A 3-5-2 could also be used, with Pogba and Fernandes as attack-minded eights behind a pacy front two of Marcus Rashford and Martial. However, United do not have a suitable option for a third starting centre-back, neither Luke Shaw nor Aaron Wan-Bissaka is ideally suited to the wingback role, and United have struggled to create chances in this formation when it has been used this season.

It appears that Solskjaer prefers using a back three in games where his side needs to press effectively, keep a compact shape, and hit teams on the counter rather than as a viable starting formation against sides where United need to unlock compact defences themselves. It could potentially work if Solskjaer acquired the right personnel and found a way to coax greater attacking productivity using the system, but these are unknowns and could cause United more harm than good.

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Perhaps the most logical option for United would be to use a 4-1-4-1, with Pogba and Fernandes as advanced number eights. Both would be able to drop deep to initiate attacks, run at opposition defences, take up positions in between the lines to dictate play, and pose as goal-threats through late arrivals in the box or their long-range shooting. It would also enable United to retain their pacy wide players, Martial as a focal point, and the solid back four that has been the bedrock of a successful defensive unit.

In order for the system to work, however, United would need to purchase an elite defensive midfielder. Manchester City and Leicester City have been the most successful exponents of the 4-1-4-1 in the Premier League, and both rely on the defensive efforts of Rodri and Wilfred Ndidi respectively. Both have to plug in the gaps left by marauding fullbacks and attacking midfielders, push up to press when necessary, shield the back four through their ball-winning and positioning, and progress possession effectively from the back.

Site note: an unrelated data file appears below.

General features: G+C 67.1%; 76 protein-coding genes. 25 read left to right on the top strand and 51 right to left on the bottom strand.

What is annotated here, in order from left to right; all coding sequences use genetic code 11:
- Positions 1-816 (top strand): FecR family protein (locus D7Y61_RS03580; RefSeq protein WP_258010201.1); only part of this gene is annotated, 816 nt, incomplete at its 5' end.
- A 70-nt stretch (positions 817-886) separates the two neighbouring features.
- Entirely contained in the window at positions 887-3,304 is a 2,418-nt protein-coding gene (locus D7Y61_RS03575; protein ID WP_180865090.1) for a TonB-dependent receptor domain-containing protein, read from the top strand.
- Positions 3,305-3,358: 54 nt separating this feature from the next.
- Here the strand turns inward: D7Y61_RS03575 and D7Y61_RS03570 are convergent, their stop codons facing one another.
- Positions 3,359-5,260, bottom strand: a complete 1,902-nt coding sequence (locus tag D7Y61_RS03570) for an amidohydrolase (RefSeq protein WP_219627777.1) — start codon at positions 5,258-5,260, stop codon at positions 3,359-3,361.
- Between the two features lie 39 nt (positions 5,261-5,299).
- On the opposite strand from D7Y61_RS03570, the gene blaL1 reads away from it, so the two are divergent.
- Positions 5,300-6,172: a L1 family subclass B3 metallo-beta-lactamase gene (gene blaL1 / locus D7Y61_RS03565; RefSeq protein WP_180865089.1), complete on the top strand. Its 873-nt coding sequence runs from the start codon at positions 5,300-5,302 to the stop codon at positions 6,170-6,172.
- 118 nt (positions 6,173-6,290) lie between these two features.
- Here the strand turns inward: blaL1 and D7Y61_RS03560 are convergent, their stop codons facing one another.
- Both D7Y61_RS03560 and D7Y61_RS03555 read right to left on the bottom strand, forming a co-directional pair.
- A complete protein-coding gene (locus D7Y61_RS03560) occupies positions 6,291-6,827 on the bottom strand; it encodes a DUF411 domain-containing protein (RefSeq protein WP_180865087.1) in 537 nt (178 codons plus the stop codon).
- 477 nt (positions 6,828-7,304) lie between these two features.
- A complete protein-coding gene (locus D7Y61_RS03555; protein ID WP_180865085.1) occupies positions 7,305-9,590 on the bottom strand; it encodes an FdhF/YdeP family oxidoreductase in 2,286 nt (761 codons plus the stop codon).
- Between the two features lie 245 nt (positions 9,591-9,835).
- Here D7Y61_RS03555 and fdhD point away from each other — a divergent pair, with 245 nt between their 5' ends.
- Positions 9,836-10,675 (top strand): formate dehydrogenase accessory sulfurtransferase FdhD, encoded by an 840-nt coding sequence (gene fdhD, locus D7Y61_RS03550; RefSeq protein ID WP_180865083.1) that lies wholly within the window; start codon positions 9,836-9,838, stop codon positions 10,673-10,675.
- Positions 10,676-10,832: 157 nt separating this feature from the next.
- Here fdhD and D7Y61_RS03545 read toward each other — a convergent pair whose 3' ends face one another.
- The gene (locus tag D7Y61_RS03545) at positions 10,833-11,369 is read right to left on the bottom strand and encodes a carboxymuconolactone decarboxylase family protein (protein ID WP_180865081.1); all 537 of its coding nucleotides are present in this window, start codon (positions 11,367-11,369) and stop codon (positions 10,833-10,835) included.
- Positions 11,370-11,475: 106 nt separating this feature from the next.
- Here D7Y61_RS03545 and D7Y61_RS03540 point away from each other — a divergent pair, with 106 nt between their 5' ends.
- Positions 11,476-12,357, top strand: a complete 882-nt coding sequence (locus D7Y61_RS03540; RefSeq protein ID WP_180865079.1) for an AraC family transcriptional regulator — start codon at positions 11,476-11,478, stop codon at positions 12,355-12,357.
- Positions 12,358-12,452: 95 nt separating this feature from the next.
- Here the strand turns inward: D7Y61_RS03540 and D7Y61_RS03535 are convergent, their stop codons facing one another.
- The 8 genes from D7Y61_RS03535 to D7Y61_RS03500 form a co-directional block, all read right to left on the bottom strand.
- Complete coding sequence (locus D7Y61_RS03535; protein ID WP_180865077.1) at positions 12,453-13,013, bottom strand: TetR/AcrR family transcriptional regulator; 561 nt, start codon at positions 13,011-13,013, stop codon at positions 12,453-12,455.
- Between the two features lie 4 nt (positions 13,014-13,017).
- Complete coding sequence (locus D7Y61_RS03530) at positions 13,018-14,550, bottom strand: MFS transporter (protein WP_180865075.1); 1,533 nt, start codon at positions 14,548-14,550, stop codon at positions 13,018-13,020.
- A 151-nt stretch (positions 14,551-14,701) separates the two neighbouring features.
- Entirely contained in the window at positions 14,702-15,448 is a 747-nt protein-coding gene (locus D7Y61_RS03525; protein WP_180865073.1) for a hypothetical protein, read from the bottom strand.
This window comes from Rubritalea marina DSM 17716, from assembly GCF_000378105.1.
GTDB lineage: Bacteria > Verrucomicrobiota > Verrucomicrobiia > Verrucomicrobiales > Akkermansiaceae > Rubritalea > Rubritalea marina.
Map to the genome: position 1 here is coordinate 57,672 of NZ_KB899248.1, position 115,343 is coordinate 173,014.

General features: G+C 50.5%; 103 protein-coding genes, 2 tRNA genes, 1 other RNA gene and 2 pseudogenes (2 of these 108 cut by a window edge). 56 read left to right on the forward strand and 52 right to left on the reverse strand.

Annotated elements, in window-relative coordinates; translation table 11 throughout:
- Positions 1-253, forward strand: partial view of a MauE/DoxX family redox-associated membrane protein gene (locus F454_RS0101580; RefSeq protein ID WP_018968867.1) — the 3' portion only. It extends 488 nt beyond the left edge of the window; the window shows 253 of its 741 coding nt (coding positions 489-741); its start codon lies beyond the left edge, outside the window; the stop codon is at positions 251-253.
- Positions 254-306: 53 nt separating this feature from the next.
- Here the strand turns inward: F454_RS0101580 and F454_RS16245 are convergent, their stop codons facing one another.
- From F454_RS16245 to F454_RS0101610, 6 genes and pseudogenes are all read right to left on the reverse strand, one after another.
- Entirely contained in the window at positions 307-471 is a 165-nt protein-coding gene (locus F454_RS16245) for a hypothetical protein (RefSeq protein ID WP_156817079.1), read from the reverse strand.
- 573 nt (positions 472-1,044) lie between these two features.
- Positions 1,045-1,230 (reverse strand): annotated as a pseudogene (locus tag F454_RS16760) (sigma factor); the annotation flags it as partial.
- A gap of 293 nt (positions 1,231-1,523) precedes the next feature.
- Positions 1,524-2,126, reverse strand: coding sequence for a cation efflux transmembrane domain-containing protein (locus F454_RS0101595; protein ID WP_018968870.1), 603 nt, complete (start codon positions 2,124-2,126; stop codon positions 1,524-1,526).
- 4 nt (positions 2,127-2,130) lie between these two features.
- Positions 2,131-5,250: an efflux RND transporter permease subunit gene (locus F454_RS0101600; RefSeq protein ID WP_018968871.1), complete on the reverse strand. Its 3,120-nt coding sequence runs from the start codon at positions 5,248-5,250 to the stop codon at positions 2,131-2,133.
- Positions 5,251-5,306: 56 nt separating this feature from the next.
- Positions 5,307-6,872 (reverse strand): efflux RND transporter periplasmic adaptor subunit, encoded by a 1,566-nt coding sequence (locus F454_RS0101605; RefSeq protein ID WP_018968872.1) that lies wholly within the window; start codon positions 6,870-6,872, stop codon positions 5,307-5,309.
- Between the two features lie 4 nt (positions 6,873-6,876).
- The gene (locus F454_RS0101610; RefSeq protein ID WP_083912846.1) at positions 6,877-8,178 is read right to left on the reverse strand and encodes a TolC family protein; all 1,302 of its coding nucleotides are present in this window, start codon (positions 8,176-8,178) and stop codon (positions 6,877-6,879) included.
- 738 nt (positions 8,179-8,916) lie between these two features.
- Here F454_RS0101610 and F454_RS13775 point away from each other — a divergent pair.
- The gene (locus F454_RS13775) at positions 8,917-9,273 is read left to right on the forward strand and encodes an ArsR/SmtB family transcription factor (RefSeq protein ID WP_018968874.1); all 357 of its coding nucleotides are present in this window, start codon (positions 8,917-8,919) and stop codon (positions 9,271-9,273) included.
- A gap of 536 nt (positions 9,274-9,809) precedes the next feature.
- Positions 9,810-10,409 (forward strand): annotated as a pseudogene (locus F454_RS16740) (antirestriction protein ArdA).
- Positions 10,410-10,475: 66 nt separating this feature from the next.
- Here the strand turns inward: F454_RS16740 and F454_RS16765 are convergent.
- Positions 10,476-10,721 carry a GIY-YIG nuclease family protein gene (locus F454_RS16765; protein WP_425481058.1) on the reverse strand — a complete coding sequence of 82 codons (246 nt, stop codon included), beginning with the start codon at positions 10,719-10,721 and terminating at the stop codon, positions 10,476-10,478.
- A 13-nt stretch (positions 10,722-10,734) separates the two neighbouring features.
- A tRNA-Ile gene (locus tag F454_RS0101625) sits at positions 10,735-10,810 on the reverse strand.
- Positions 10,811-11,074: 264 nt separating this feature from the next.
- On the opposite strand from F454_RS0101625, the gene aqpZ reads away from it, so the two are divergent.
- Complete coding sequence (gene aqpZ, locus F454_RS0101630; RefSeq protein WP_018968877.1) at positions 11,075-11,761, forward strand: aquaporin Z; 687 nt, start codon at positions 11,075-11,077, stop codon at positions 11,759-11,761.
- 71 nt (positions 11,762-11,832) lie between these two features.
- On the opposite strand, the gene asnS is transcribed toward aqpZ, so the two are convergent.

Whilst the likes of Nemanja Matic, Scott McTominay, and Fred have impressed this season, none are suitable to the role of a single defensive pivot in a 4-1-4-1. Wilfred Ndidi would be the ideal player to perform this role given his familiarity with the system, but he could be prohibitively expensive and may not want to depart Leicester City to join what is – at the moment – an inferior team in United.

The club has been linked to 23-year-old Denis Zakaria, and the Swiss international would be precisely the type of player necessary to use such a setup. Aerially dominant, mobile, astute positionally, and blessed with excellent control and passing, Zakaria would provide United with the necessary ball progression and the defensive cover they would need in a 4-1-4-1.

Saying United are “back” is certainly a stretch. The structural issues in the club’s hierarchy persist. Solskjaer has not yet proved he has the necessary attributes to be a successful manager. Deficiencies throughout the squad remain. Yet in recent weeks, it appears that for the first time in the post-Ferguson era, they are tangibly building for what could be a fruitful future.

Should they be able to maximize the abilities of both Pogba and Fernandes, they will no doubt be a formidable force in the league next season. Whether they can maximize the performance of their two playmakers without inhibiting other facets of United’s play remains to be seen.